Quantcast Mechanism of Action of Antihistamines - Pharmacology V

Share on Google+Share on FacebookShare on LinkedInShare on TwitterShare on DiggShare on Stumble Upon
Custom Search
 
  
 
e. Anaphylactic Shock. Anaphylactic shock is the most serious type of allergic
reaction. The antigen that produces the response can range from a bee sting toxin to
an antibiotic. Again, this response is produced by an antigen-antibody reaction
characterized by the sudden overwhelming release of histamine in the body. Therefore,
one would expect the effects of histamine on the body to be demonstrated. Two main
effects of anaphylactic shock on the body are severe drops in blood pressure and
impaired respiration. The drastic drop in blood pressure develops from the severe
peripheral vasodilation and the increased permeability of the capillaries. The impaired
breathing arises from bronchoconstriction. The anaphylactic reaction occurs very
rapidly after the introduction of the antigen into the patient. Unless prompt action is
taken by medically trained personnel, the patient will die in a matter of minutes.
f. Prevention or Control of Symptoms of Allergic Reactions. It is possible
to decrease or even prevent the symptoms of an allergic reaction. For a very severe
allergic reaction like anaphylactic shock, a drug that will stop the effects of histamine on
the body must be used. Moreover, the drug must produce positive physiological effects
on the body. The drug used for anaphylactic shock is epinephrine.
g. Desensitization. In some instances, it may be advantageous to prevent an
allergic reaction from occurring. Since the production of abnormal antibodies by the
plasma cells is the real beginning of the potential allergic reaction, it makes sense that if
the abnormal antibodies were not produced, a reaction would not occur when the
antigen again enters the body. The answer would then be to have only complete
(divalent) antibodies produced in the body. This is the basis of treatment to prevent an
allergic reaction. The treatment is referred to as desensitization. Here, extracts of
substances such as pollen or drugs are given to the patient in small, but increasing
doses. In time, the body produces complete antibodies, and the allergic reaction does
not occur.
4-6.
MECHANISM OF ACTION OF ANTIHISTAMINES
a. Antihistamines are drugs that compete with histamines for their receptor sites,
known as H1 and H2 receptor sites. These receptor sites are found in tissue cells, with
H1 receptors located throughout the body and H2 receptor sites found in the gastric
mucosa. The majority of available antihistamines are H1 antagonists.
b. H1 antagonists are believed to act not by opposing but by preventing the
physiologic action of histamine. This occurs because anti-histamine molecules are
chemically similar to histamine molecules. When the antihistamine binds itself to the H1
receptor site, it prevents histamine from doing the same, which effectively eliminates
histamine action.
MD0808
4-6



Medical News
Senegal monitors contacts of 1st Ebola patient
Senegalese authorities on Monday were monitoring everyone who was in...
medicalxpress.com
Snacking while watching action movies leads to overeating
Is television making us fat? An increasing amount of research...
medicalxpress.com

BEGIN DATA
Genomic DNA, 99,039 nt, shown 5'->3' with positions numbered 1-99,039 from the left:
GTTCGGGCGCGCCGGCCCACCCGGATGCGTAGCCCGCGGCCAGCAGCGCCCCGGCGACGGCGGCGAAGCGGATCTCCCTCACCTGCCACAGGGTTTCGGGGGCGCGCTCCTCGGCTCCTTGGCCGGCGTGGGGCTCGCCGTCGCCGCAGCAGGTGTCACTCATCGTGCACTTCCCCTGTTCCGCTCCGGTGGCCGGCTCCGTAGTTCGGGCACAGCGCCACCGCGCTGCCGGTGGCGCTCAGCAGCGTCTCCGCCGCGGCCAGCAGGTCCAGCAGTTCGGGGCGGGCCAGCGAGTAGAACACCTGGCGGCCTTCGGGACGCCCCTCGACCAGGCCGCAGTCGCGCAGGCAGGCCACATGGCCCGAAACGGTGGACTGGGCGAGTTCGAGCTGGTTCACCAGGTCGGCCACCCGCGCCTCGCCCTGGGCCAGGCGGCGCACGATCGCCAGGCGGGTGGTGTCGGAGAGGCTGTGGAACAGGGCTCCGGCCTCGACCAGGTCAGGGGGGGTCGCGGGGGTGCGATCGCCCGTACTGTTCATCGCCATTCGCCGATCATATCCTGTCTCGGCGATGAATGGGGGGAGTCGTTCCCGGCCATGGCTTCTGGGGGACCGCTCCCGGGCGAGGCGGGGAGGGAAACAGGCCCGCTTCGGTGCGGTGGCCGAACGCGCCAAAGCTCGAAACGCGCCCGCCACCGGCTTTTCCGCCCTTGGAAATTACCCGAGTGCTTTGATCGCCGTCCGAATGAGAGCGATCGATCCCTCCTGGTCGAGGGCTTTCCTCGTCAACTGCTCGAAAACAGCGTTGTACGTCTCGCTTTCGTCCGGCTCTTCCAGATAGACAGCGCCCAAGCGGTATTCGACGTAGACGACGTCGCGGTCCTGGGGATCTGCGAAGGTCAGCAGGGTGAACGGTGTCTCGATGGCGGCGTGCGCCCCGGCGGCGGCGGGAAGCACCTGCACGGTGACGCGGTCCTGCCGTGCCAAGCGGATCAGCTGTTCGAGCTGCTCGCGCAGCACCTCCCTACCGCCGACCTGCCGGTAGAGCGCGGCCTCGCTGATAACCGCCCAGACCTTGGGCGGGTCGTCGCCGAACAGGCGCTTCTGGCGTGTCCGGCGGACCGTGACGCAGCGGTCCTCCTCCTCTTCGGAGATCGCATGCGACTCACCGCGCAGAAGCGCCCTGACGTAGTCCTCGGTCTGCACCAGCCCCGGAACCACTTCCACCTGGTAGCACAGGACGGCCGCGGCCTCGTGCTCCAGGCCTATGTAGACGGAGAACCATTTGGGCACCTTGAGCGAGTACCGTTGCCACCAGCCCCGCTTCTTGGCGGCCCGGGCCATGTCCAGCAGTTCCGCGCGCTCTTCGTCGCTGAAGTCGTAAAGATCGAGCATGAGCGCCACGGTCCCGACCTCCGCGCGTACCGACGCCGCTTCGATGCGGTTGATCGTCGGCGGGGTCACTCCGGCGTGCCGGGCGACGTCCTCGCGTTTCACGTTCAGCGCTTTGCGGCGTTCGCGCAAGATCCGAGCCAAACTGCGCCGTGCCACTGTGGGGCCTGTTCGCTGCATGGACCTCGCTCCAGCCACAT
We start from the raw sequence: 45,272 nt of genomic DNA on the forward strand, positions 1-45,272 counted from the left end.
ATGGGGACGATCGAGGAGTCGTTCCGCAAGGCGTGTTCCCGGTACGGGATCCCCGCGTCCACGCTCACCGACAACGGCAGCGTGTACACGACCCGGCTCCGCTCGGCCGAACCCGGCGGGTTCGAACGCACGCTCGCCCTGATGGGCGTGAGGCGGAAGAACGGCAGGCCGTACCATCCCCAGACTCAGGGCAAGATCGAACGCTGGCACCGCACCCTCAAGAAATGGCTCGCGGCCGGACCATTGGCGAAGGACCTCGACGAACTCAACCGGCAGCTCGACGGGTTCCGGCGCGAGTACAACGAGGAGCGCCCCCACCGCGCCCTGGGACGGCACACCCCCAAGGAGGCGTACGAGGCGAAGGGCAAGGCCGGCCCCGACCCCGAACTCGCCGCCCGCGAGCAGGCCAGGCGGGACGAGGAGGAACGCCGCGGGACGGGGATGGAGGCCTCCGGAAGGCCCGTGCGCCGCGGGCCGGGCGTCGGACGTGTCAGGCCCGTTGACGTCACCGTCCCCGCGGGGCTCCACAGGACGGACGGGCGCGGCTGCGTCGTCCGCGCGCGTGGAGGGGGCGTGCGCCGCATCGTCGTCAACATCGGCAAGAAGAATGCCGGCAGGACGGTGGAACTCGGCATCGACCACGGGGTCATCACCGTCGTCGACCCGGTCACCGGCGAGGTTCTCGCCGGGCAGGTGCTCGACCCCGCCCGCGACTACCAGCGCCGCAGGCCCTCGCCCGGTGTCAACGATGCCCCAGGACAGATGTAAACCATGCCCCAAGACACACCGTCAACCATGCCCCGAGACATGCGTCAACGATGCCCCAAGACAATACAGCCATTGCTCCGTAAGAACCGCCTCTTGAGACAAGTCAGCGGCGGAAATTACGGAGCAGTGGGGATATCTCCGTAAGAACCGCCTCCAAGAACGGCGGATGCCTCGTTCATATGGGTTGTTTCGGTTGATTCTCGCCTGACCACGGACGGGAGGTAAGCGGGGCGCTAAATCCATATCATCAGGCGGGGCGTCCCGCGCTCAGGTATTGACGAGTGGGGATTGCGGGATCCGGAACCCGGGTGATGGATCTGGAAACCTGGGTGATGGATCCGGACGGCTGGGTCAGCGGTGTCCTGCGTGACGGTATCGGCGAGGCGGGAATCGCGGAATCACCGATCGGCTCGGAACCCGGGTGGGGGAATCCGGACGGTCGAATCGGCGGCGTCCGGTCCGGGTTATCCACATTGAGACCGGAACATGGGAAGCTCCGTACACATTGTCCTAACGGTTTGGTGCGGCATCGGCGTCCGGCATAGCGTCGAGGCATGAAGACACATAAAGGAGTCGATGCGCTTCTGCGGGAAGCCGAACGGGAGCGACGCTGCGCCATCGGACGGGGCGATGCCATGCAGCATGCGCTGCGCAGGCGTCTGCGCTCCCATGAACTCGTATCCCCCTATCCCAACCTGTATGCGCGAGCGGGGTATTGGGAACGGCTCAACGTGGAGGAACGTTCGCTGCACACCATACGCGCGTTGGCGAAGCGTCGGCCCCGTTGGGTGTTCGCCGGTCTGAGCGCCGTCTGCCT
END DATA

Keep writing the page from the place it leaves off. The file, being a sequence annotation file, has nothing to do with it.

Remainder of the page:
Quality of US diet shows modest improvement, but overall remains poor
Dietary quality in the U.S. has improved steadily in recent...
medicalxpress.com
Family dinners reduce effects of cyberbullying in adolescents
Sharing regular family meals with children may help protect them...
medicalxpress.com
Location of body fat can increase hypertension risk
People with fat around their abdominal area are at greater...
medicalxpress.com
ESC: Left or Right Nerve Stimulation Feasible in HF
BARCELONA (MedPage Today) -- Stimulation of either the right or...
medpagetoday.com
Reflections on Effect of Stand Up To Cancer
(MedPage Today) -- As Stand Up To Cancer approaches its...
medpagetoday.com
We’re taking a break for Labor Day
In honor of today’s holiday, Scope won’t be publishing today....
scopeblog.stanford.edu
We’re taking a break for Labor Day
In honor of today’s holiday, Scope won’t be publishing today....
scopeblog.stanford.edu
Can stem cells help mobility after stroke?
When Bruce Daily woke up after having lumbar surgery a...
medicalxpress.com
Gamers helping in Ebola research
Months before the recent Ebola outbreak erupted in Western Africa,...
medicalxpress.com
Police seize millions in huge fake Viagra swoop
Police in several European countries on Monday arrested 12 people...
medicalxpress.com
ESC: See It, Fix It Approach Superior in CvLPRIT
BARCELONA (MedPage Today) -- Moving beyond the lesion that triggers...
medpagetoday.com
ESC: More Ablation Not Better for Persistent Afib
BARCELONA (MedPage Today) -- Doing more radiofrequency ablation for atrial...
medpagetoday.com
Caffeine helps cancer survivors reach exercise goals
Caffeine may improve exercise capacity and reduce fatigue in cancer...
medicalxpress.com
Permanent AF doubles risk of stroke compared to paroxysmal AF
Permanent atrial fibrillation (AF) doubles the risk of stroke compared...
medicalxpress.com
Fruit consumption cuts CVD risk by up to 40 percent
Daily fruit consumption cuts the risk of cardiovascular disease (CVD)...
medicalxpress.com
Report highlights progress, challenges in health IT
(HealthDay)—Progress has been made toward widespread adoption of electronic health...
medicalxpress.com
Children's cancer death rates drop by more than 20 per cent in 10 years
The rate of children dying from cancer has dropped by...
medicalxpress.com
ESC: Heart Energy May Be Enough to Drive Pacemaker
BARCELONA (MedPage Today) -- The motion of the heart may...
medpagetoday.com
 


Privacy Statement - Copyright Information. - Contact Us

comments powered by Disqus

Integrated Publishing, Inc.
9438 US Hwy 19N #311 Port Richey, FL 34668

Phone For Parts Inquiries: (727) 755-3260
Google +